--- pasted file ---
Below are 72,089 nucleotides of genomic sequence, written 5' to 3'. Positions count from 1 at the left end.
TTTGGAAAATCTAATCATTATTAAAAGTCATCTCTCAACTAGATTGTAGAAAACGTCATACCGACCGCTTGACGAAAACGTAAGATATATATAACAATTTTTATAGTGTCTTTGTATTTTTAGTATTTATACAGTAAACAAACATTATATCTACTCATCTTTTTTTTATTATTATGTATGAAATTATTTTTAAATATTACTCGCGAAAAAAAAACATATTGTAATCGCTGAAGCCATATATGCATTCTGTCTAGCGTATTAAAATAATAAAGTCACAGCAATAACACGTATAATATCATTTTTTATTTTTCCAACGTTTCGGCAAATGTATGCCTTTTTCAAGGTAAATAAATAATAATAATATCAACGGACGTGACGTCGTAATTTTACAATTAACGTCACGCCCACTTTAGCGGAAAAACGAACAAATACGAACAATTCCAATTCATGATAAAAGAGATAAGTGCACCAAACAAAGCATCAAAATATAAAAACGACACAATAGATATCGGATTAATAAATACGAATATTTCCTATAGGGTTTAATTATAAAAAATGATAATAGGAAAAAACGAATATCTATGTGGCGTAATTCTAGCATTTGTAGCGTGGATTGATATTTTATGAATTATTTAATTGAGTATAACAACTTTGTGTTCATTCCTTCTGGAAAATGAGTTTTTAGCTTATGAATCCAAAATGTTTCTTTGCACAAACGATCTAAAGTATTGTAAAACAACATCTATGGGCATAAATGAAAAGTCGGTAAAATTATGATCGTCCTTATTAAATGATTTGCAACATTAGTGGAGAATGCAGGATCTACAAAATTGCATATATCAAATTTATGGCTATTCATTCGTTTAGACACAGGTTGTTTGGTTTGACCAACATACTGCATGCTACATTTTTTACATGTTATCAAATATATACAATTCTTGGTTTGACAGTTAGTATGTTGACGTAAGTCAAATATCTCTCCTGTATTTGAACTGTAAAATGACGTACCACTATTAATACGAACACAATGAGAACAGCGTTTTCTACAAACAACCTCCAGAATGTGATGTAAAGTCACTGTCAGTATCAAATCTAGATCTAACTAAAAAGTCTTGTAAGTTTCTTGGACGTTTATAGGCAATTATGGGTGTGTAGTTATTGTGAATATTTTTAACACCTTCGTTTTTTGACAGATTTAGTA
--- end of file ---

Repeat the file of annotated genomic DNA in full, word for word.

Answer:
Below are 72,089 nucleotides of genomic sequence, written 5' to 3'. Positions count from 1 at the left end.
TTTGGAAAATCTAATCATTATTAAAAGTCATCTCTCAACTAGATTGTAGAAAACGTCATACCGACCGCTTGACGAAAACGTAAGATATATATAACAATTTTTATAGTGTCTTTGTATTTTTAGTATTTATACAGTAAACAAACATTATATCTACTCATCTTTTTTTTATTATTATGTATGAAATTATTTTTAAATATTACTCGCGAAAAAAAAACATATTGTAATCGCTGAAGCCATATATGCATTCTGTCTAGCGTATTAAAATAATAAAGTCACAGCAATAACACGTATAATATCATTTTTTATTTTTCCAACGTTTCGGCAAATGTATGCCTTTTTCAAGGTAAATAAATAATAATAATATCAACGGACGTGACGTCGTAATTTTACAATTAACGTCACGCCCACTTTAGCGGAAAAACGAACAAATACGAACAATTCCAATTCATGATAAAAGAGATAAGTGCACCAAACAAAGCATCAAAATATAAAAACGACACAATAGATATCGGATTAATAAATACGAATATTTCCTATAGGGTTTAATTATAAAAAATGATAATAGGAAAAAACGAATATCTATGTGGCGTAATTCTAGCATTTGTAGCGTGGATTGATATTTTATGAATTATTTAATTGAGTATAACAACTTTGTGTTCATTCCTTCTGGAAAATGAGTTTTTAGCTTATGAATCCAAAATGTTTCTTTGCACAAACGATCTAAAGTATTGTAAAACAACATCTATGGGCATAAATGAAAAGTCGGTAAAATTATGATCGTCCTTATTAAATGATTTGCAACATTAGTGGAGAATGCAGGATCTACAAAATTGCATATATCAAATTTATGGCTATTCATTCGTTTAGACACAGGTTGTTTGGTTTGACCAACATACTGCATGCTACATTTTTTACATGTTATCAAATATATACAATTCTTGGTTTGACAGTTAGTATGTTGACGTAAGTCAAATATCTCTCCTGTATTTGAACTGTAAAATGACGTACCACTATTAATACGAACACAATGAGAACAGCGTTTTCTACAAACAACCTCCAGAATGTGATGTAAAGTCACTGTCAGTATCAAATCTAGATCTAACTAAAAAGTCTTGTAAGTTTCTTGGACGTTTATAGGCAATTATGGGTGTGTAGTTATTGTGAATATTTTTAACACCTTCGTTTTTTGACAGATTTAGTA